San Francisco Ferry Terminal exterior.

California arguably claims to be the birthplace of America’s organic food revolution. Esteemed chef Alice Waters opened Berkeley’s acclaimed Chez Panisse restaurant (see for reservations) way back in 1971. The Chez Panisse kitchen used locally sourced organic produce well before the practice became fashionable.

Ferry Terminal market stall.

Ferry Terminal market stall.

Waters is called the ‘Mother of American food’ and for forty years has publicly embraced sustainability and healthy eating. Vice-President of the International Slow Food movement since 2002 she promotes bio-diversity, local food traditions and small scale quality products. (See for contacts across the USA)

Chez Panisse sous-chef Carrie Wilkinson tells me, ‘Forty years later and Chez Panisse is still trail blazing. As much of our menu as possible is sourced locally and is organic.’ Locavoring, sourcing all supplies locally to avoid fuel waste, is the latest buzzword to enter the restaurant world. Chez Panisse was carbon offsetting well before climate change entered public consciousness.

The USA green food movement gains inspiration from indigenous traditions. In this country of new migrants, tradition has simultaneously remained important. Native Americans maintain significant influence over localised food scenes, nowhere more so than in New Mexico. The area around Santa Fe and Taos in the state’s north is noted for its organically raised sustainable food driven culture.

Santa Fe shop sign.

Santa Fe shop sign.

Naked Tip: Check out Georgia O’Keeffe’s museum in Santa Fe. O’Keeffe was a talented cook as well as renowned artist. Her compound at Abiquiu was planted with an extensive kitchen garden as O’Keeffe deplored the poor selection of vegetables available in Santa Fe. She wrote a cookbook about how to use organic produce. (See for opening hours and directions to her houses at Abiquiu and Ghost Ranch.)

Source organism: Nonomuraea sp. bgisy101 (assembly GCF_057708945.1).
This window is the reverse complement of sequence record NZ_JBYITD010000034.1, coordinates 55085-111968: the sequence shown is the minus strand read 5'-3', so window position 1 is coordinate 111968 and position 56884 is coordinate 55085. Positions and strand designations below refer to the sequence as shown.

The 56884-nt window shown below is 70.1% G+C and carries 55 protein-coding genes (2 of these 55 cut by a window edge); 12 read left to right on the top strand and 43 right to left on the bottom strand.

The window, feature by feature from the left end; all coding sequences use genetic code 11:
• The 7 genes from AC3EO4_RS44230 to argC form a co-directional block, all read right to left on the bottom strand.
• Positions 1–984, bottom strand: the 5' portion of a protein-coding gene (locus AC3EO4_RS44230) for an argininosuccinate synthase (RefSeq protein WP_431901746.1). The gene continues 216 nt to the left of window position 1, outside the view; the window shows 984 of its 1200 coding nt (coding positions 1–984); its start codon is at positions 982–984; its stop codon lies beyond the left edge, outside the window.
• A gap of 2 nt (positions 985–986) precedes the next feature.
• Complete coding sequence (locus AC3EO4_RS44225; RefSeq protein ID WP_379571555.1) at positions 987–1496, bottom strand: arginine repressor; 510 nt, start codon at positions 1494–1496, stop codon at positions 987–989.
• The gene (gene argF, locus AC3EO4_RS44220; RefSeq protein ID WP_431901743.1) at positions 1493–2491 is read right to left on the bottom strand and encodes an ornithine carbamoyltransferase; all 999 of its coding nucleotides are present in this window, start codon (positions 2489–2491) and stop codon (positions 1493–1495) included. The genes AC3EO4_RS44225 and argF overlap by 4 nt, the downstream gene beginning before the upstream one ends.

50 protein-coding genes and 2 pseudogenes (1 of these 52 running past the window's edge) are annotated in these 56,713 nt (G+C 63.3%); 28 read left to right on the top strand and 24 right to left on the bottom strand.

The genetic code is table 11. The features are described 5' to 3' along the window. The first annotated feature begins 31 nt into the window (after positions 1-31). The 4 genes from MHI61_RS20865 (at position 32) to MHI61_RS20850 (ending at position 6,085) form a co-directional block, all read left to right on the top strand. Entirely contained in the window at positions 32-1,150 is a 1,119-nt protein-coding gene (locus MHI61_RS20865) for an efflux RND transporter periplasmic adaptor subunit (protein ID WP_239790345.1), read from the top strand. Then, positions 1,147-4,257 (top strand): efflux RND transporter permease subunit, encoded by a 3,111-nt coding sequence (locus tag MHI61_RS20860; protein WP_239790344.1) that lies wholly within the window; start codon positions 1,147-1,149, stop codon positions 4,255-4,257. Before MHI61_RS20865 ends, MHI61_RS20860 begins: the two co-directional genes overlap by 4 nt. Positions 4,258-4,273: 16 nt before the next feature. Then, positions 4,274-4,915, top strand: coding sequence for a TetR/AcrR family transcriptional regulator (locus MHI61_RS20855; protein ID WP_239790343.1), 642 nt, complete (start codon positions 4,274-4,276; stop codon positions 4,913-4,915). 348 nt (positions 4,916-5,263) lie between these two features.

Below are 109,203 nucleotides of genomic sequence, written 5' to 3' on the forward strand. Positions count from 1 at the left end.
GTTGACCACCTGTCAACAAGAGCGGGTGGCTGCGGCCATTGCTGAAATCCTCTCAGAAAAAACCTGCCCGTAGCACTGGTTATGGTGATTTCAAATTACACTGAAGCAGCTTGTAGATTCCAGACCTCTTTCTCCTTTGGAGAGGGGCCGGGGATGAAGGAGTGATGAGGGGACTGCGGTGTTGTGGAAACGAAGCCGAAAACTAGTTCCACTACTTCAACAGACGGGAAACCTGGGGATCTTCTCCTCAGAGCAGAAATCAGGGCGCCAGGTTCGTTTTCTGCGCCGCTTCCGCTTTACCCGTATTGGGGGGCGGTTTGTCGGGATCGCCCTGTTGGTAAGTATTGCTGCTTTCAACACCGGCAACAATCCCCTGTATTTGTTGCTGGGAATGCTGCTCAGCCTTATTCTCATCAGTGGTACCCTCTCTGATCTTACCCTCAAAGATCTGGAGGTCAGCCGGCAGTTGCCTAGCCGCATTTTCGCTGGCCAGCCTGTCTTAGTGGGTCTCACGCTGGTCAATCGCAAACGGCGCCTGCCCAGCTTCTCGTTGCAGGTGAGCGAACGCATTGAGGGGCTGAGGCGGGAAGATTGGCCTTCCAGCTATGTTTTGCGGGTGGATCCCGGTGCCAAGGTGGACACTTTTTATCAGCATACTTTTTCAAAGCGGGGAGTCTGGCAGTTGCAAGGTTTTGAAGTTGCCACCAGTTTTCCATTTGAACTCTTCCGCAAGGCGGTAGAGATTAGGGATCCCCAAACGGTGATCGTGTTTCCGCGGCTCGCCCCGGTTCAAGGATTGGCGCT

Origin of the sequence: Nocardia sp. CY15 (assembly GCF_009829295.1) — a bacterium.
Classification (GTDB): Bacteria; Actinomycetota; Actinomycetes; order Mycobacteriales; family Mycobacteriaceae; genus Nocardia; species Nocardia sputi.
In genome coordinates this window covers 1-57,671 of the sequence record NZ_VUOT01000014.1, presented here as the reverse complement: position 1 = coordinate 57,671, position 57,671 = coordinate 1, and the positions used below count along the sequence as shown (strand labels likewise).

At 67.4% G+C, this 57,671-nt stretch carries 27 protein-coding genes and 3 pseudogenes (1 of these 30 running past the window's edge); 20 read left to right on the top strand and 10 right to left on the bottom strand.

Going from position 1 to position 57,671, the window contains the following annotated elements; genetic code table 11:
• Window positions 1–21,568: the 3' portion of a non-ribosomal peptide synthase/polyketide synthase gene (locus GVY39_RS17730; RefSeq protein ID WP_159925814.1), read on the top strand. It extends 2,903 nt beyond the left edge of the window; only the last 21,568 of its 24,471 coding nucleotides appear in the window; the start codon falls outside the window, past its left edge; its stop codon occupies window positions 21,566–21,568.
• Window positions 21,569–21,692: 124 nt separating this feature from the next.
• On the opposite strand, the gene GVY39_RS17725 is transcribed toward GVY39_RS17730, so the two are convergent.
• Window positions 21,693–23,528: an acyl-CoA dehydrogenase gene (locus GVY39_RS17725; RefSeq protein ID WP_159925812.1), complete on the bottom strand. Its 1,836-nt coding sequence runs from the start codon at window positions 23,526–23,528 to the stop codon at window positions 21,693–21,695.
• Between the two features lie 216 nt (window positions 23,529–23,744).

Georgia O'Keeffe Museum exterior.

Georgia O’Keeffe Museum exterior.

For a city with a relatively small population, Santa Fe is blessed with restaurants specialising in regional cuisine sourced from organic produce.

Fajitas stall in Santa Fe's main town square.

Fajitas stall in Santa Fe’s main town square.

Green is good has been a slogan here for decades. It’s an arts city fuelled by an extraordinarily sophisticated dining culture. Check out the Coyote Café ( or Café Pasqual ( to discover what’s hot on the sustainable food scene in New Mexico.

The Midwest is historically strongly connected to the land. Surprising given its industrial roots, Chicago is one of America’s greenest cities. (See for a listing of green hotels, green restaurants and green buildings.) Chicago’s 7 million plus square feet of green roofs comprise more than all other USA cities combined. Rooftop gardens have literally sprouted up all over this huge metropolis, like broccoli flowers on tall stalks.

One of Chicago's many private rooftop gardens.

One of Chicago’s many private rooftop gardens.

The green food movement here relies heavily on its famously enthusiastic adherents. Star-studded chefs like acclaimed Grant Achatz (who trained under Charlie Trotter’s guidance) at Alinea (see for reservations) embraced sustainable harvesting practices right from the get-go of their illustrious careers.